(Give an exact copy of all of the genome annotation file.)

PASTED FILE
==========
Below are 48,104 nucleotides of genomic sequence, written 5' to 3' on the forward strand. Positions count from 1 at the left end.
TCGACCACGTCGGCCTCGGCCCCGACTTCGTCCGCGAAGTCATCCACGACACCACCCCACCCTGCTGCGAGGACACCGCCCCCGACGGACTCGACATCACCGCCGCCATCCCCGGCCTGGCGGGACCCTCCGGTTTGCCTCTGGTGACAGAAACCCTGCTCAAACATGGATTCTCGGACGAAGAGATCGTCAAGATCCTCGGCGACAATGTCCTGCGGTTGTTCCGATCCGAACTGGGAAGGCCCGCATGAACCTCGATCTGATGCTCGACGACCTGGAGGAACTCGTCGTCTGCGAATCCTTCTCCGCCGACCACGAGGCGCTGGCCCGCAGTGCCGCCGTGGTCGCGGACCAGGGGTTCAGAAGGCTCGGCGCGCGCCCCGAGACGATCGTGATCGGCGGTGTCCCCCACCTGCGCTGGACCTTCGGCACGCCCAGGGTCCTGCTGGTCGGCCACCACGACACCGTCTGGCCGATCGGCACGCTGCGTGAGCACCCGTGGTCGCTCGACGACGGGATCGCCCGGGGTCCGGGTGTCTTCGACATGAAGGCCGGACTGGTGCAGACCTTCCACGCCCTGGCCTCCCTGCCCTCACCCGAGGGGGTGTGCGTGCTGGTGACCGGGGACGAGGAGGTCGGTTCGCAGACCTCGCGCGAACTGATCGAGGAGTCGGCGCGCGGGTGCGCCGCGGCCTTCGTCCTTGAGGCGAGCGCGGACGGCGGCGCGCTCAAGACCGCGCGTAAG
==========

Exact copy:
Below are 48,104 nucleotides of genomic sequence, written 5' to 3' on the forward strand. Positions count from 1 at the left end.
TCGACCACGTCGGCCTCGGCCCCGACTTCGTCCGCGAAGTCATCCACGACACCACCCCACCCTGCTGCGAGGACACCGCCCCCGACGGACTCGACATCACCGCCGCCATCCCCGGCCTGGCGGGACCCTCCGGTTTGCCTCTGGTGACAGAAACCCTGCTCAAACATGGATTCTCGGACGAAGAGATCGTCAAGATCCTCGGCGACAATGTCCTGCGGTTGTTCCGATCCGAACTGGGAAGGCCCGCATGAACCTCGATCTGATGCTCGACGACCTGGAGGAACTCGTCGTCTGCGAATCCTTCTCCGCCGACCACGAGGCGCTGGCCCGCAGTGCCGCCGTGGTCGCGGACCAGGGGTTCAGAAGGCTCGGCGCGCGCCCCGAGACGATCGTGATCGGCGGTGTCCCCCACCTGCGCTGGACCTTCGGCACGCCCAGGGTCCTGCTGGTCGGCCACCACGACACCGTCTGGCCGATCGGCACGCTGCGTGAGCACCCGTGGTCGCTCGACGACGGGATCGCCCGGGGTCCGGGTGTCTTCGACATGAAGGCCGGACTGGTGCAGACCTTCCACGCCCTGGCCTCCCTGCCCTCACCCGAGGGGGTGTGCGTGCTGGTGACCGGGGACGAGGAGGTCGGTTCGCAGACCTCGCGCGAACTGATCGAGGAGTCGGCGCGCGGGTGCGCCGCGGCCTTCGTCCTTGAGGCGAGCGCGGACGGCGGCGCGCTCAAGACCGCGCGTAAG